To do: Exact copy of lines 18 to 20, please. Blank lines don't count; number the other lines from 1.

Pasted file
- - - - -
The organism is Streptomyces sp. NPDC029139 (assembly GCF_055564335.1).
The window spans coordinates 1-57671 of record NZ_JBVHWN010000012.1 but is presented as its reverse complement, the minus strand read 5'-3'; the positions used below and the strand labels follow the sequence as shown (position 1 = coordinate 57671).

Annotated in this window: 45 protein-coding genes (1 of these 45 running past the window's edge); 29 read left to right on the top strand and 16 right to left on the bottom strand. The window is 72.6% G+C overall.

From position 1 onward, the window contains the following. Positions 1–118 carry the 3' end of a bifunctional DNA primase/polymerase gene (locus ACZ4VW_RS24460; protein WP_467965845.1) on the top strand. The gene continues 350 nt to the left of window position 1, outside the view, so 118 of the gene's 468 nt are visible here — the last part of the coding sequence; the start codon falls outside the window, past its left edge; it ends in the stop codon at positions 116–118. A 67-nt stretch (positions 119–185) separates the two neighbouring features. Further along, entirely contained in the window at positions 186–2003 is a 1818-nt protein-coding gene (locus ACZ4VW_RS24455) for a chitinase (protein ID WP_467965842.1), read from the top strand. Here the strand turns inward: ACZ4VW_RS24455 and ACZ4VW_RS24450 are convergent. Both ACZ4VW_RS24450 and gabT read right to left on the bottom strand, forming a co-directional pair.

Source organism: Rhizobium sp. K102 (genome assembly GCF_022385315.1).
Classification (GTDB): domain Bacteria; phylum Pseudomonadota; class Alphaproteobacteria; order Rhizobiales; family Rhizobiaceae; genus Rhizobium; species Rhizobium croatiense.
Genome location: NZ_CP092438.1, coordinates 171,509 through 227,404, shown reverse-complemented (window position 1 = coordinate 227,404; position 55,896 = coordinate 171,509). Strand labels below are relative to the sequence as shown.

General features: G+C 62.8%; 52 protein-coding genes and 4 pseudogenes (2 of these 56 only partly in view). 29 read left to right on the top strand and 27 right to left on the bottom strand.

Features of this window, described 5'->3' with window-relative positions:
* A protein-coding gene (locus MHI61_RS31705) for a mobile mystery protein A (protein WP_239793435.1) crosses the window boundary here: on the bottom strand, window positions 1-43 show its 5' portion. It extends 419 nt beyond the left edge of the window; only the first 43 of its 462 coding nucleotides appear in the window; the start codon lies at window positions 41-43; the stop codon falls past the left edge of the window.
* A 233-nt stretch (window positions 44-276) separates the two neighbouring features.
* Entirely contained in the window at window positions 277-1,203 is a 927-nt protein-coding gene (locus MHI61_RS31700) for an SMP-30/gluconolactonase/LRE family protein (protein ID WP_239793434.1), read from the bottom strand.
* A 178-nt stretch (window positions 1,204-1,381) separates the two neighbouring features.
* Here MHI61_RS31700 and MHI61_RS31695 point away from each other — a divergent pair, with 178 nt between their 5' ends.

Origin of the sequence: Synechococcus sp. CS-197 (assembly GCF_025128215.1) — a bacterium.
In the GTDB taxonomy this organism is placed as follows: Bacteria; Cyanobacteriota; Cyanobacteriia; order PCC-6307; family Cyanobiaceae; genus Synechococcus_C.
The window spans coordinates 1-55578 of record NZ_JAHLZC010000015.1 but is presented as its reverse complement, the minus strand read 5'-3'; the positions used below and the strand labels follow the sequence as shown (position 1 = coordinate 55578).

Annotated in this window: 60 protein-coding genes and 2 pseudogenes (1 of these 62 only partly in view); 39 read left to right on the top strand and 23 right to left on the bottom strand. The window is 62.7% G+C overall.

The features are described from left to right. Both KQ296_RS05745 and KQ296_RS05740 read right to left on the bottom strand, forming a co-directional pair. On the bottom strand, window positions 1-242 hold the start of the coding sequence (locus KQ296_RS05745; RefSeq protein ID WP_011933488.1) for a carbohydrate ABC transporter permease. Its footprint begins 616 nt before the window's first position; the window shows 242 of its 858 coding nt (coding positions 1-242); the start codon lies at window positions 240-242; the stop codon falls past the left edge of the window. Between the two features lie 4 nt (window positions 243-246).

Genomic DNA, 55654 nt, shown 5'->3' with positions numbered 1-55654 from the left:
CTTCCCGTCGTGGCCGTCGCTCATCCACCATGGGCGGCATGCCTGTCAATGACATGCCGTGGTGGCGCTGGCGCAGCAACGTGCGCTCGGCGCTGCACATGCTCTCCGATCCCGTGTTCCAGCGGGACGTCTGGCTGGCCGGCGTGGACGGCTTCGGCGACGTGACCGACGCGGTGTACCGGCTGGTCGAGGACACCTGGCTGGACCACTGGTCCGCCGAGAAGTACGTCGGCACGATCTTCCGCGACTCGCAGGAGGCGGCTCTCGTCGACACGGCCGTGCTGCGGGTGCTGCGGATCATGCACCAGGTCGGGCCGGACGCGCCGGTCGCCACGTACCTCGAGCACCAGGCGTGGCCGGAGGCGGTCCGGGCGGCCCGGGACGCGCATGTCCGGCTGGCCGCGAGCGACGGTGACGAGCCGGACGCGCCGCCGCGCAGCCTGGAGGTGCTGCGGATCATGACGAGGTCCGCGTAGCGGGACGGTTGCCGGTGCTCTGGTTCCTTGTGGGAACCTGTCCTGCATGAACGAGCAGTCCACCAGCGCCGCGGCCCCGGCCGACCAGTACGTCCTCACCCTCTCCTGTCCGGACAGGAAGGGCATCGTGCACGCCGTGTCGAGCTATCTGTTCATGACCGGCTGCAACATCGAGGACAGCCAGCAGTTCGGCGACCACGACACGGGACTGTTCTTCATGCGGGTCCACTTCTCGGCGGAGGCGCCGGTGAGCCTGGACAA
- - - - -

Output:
Annotated in this window: 60 protein-coding genes and 2 pseudogenes (1 of these 62 only partly in view); 39 read left to right on the top strand and 23 right to left on the bottom strand. The window is 62.7% G+C overall.

The features are described from left to right. Both KQ296_RS05745 and KQ296_RS05740 read right to left on the bottom strand, forming a co-directional pair. On the bottom strand, window positions 1-242 hold the start of the coding sequence (locus KQ296_RS05745; RefSeq protein ID WP_011933488.1) for a carbohydrate ABC transporter permease. Its footprint begins 616 nt before the window's first position; the window shows 242 of its 858 coding nt (coding positions 1-242); the start codon lies at window positions 240-242; the stop codon falls past the left edge of the window. Between the two features lie 4 nt (window positions 243-246).

Genomic DNA, 55654 nt, shown 5'->3' with positions numbered 1-55654 from the left: